• Personality traits- AVPD is classified as a personality disorder, which means that it is a long-standing pattern of behaviour that is deeply ingrained in a person's personality. Some researchers believe that certain personality traits, such as shyness, introversion, or neuroticism, may increase the risk of developing AVPD2
  • Neurobiological factors- Some studies have suggested that abnormalities in certain brain regions, such as the amygdala or the prefrontal cortex, may contribute to the development of AVPD. For example, a study using functional magnetic resonance imaging (fMRI) found that individuals with AVPD showed increased activity in the amygdala, which is involved in the processing of emotional stimuli5

In conclusion, the exact causes of AVPD are complex and multifaceted, involving a combination of genetic, environmental, and psychological factors. While research in this area is ongoing, a better understanding of the underlying causes of AVPD may help to improve treatment and support for individuals with this condition.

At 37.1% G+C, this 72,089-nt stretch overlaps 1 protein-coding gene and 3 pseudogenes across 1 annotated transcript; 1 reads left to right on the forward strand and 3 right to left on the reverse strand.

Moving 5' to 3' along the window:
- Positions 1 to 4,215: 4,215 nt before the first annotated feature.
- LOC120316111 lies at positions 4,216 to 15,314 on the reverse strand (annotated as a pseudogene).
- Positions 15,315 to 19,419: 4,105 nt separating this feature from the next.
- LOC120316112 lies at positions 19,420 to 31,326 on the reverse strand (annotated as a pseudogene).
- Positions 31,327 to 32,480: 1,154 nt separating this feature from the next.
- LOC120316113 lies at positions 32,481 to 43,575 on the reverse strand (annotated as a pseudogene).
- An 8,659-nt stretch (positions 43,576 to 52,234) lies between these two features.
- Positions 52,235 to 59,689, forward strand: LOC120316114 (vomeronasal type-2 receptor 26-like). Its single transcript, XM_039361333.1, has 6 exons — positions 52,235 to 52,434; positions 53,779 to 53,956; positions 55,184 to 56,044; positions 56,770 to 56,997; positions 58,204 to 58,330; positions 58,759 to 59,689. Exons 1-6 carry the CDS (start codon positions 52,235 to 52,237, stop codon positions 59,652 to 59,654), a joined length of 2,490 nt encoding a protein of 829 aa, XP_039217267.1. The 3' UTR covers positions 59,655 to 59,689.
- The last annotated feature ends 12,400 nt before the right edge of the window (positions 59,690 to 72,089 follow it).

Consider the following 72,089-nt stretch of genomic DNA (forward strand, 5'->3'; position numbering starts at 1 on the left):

Signs and symptoms of avoidant personality disorder

Avoidant personality disorder is a mental health condition characterised by a pervasive pattern of social inhibition, feelings of inadequacy, and hypersensitivity to criticism or rejection. People with AVPD often experience significant distress and impairment in their personal and professional lives. 

Signs and symptoms of AVPD include:2

Social isolation: Individuals with AVPD may avoid social situations and activities that involve interacting with others. They may feel uncomfortable and anxious in social situations and may have difficulty making friends or forming close relationships.

Fear of rejection: People with AVPD are often extremely sensitive to rejection and criticism. They may avoid situations where they fear rejection or disapproval, and they may be reluctant to take risks or try new things.